There are difficulties for most artists along the way. As Russell affirms, “The fact few people really care about art can be frustrating. Art takes up one’s entire life, if they are serious about it, but the amount of money it brings in does not always compensate. Also, I think artists must deal with self-doubt and it is hard. I can look at my friends and all their material wealth and I think to myself I made a mistake by spending so much of my life pursuing something often not providing. Also, I think wanting or needing others to understand what you are doing can be frustrating when they do not seem to get it.” 

When asked about other visual artists he finds interesting or draws inspiration from Russell answers, “My favorite artists change often. These days I am nowhere near a museum physically, but we have the internet. Nothing compares to seeing art in person, but Instagram and other sources allow me to see what artists are doing all over the planet, which is fantastic. There are some brilliant things going on in the world of art, and I am into it. My favorite artists when I am landscape painting are the impressionists like Monet (Claude Monet, a French artist, and creator of French Impressionist painting), but some of the best watercolor landscapes I have seen are by Andrew Wyeth (Wyeth was primarily a realist painter, depicting rural and small-town Midwest America). I love Marsden Hartley’s (American modernist Cubist-inspired painter) and Arthur Dove’s (modernist, often considered one of the first American abstract painters) colors and compositions. Georgia O’Keeffe (American artist known for her paintings of enlarged flowers, skyscrapers, and New Mexico landscapes) paints a flower-like no-one else. Some of my favorite figure and portrait painters are Alice Neel (American artist, known for portraits of friends, family, lovers, poets, artists, and strangers), Lucian Freud (British painter specializing in figurative paintings and the grandson of Sigmund Freud), John Singer Sargent (American valued as the leading portrait painter of his generation) and many more. I think Jenny Saville (large-scale painted depictions of nude women) is getting her due respect and she is one of the best living figurative painters. I love looking at the painters you know are all about the surface of the paint. Wayne Thiebaud (American-known for his colorful works depicting pedestrian pies, ice cream cones, and pastries), I get hungry when I look at those desserts. There is a whole plethora of young up and coming artists who are just great. I am glad I can watch their progress, if only on Instagram.”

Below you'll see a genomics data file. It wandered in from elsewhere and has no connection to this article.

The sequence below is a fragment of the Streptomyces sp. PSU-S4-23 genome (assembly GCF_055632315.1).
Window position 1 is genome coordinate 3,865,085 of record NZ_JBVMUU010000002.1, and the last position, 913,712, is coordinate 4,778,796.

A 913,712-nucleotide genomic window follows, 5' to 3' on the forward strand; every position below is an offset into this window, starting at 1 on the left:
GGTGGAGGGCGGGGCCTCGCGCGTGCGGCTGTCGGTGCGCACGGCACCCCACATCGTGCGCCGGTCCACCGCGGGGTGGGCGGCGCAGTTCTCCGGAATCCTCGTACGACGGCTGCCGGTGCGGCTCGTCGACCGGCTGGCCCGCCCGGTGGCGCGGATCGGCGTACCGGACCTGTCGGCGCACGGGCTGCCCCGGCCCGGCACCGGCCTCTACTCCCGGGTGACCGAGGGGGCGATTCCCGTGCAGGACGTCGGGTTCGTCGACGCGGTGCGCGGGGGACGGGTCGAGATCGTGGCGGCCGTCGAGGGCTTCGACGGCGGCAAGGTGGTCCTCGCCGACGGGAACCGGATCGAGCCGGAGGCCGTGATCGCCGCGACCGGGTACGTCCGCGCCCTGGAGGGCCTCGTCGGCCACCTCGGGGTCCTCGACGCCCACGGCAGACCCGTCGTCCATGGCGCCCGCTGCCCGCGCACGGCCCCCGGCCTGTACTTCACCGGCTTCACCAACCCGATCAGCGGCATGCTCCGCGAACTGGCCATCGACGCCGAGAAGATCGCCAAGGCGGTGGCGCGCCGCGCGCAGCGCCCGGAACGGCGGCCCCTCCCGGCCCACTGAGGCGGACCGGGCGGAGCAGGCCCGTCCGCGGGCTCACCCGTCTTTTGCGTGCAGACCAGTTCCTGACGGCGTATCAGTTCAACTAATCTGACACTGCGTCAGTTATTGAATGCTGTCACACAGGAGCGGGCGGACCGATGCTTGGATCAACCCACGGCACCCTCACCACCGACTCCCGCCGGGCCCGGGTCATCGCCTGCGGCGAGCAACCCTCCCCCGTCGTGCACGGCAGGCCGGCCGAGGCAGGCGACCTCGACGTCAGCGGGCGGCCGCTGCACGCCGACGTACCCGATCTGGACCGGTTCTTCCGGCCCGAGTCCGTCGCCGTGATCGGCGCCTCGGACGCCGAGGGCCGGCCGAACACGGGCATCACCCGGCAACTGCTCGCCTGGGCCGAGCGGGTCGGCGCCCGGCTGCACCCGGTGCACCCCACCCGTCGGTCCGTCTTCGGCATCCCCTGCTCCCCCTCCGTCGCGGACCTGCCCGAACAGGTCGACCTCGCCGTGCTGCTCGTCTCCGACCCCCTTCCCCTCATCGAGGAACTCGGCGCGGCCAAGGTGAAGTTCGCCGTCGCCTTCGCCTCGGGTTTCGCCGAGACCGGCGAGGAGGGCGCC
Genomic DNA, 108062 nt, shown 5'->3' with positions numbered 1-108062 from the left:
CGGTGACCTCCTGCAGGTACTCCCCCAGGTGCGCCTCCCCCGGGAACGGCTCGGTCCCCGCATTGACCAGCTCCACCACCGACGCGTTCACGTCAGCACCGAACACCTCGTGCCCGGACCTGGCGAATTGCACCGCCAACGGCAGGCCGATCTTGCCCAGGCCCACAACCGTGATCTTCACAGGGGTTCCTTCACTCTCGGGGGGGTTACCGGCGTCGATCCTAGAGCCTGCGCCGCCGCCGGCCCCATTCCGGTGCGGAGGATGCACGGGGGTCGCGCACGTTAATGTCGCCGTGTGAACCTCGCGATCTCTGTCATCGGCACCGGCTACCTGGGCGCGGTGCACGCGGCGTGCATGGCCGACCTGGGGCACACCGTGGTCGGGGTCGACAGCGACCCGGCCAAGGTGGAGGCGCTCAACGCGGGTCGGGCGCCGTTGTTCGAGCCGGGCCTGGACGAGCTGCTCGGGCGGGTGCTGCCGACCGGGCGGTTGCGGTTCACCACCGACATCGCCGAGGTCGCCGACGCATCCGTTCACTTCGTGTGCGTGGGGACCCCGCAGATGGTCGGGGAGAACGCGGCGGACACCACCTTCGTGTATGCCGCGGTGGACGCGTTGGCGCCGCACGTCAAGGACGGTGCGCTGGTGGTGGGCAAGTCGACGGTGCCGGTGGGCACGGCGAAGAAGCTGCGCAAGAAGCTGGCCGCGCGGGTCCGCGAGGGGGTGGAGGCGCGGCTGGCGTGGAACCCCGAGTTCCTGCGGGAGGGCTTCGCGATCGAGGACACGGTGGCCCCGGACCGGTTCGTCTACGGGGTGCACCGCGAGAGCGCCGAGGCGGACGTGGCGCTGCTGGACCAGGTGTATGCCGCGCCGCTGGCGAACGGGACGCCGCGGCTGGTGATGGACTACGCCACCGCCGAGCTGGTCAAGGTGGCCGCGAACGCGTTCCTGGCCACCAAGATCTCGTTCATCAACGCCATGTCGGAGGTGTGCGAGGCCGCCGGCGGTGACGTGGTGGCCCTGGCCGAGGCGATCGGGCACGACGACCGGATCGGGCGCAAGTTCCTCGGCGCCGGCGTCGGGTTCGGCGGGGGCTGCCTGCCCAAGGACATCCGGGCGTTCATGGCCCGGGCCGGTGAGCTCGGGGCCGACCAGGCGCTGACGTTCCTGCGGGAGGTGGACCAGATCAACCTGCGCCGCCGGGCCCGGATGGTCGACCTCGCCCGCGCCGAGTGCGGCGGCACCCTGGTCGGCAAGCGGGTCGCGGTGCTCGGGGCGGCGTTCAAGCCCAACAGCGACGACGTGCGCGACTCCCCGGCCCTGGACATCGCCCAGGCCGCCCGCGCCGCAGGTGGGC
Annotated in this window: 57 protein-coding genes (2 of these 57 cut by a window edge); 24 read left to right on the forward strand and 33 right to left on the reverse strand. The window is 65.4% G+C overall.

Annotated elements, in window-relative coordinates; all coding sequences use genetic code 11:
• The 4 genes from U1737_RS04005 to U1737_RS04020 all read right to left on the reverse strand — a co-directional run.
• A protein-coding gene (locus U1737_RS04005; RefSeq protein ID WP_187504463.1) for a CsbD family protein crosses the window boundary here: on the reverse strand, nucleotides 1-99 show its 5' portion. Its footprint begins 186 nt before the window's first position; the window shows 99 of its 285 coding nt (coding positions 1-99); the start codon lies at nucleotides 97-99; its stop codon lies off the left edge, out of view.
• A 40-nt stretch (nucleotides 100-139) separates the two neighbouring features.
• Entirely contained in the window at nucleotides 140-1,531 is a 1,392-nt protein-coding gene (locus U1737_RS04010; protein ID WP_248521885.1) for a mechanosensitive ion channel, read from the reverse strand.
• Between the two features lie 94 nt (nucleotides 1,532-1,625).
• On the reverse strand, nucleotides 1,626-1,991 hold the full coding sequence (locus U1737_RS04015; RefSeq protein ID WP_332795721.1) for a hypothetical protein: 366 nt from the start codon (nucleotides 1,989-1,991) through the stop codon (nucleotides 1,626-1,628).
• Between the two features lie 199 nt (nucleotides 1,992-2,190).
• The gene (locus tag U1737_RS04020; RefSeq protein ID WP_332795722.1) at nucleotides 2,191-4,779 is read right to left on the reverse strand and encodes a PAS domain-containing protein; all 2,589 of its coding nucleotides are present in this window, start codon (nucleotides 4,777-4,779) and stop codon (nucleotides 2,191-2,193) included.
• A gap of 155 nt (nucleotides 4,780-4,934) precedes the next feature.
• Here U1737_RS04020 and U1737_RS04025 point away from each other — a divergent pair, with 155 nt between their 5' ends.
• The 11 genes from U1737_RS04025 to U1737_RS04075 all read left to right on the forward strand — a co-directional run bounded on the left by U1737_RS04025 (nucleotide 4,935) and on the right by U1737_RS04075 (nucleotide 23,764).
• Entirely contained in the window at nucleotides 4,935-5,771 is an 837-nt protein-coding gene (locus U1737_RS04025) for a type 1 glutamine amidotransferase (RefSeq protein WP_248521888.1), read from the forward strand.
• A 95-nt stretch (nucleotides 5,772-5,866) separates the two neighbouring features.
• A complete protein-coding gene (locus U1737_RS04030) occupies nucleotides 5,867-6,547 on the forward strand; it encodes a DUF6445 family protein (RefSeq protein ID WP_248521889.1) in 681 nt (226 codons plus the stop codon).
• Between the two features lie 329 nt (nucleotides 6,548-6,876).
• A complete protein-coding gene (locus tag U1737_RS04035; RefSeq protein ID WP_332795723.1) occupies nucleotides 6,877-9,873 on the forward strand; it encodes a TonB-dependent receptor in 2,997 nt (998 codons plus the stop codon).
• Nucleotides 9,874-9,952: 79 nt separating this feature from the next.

Russell Belue concludes, “I have something I would like to add, perhaps advice for those wanting to become artists. You can have everything, including talent, and still get nowhere, or a person could be born with nothing and become an accomplished artist. I am speaking from experience. I have found myself saying or thinking, if only I had a bigger studio, more time, better lighting and art supplies, or if a decent gallery would give me the time of day. It is never going to be easy to be an artist whether one has everything laid out on a silver platter or not and there will always be excuses wanting to get in your way. Being an artist is a difficult path, but I think it has been worth it. At least that is what I keep telling myself.”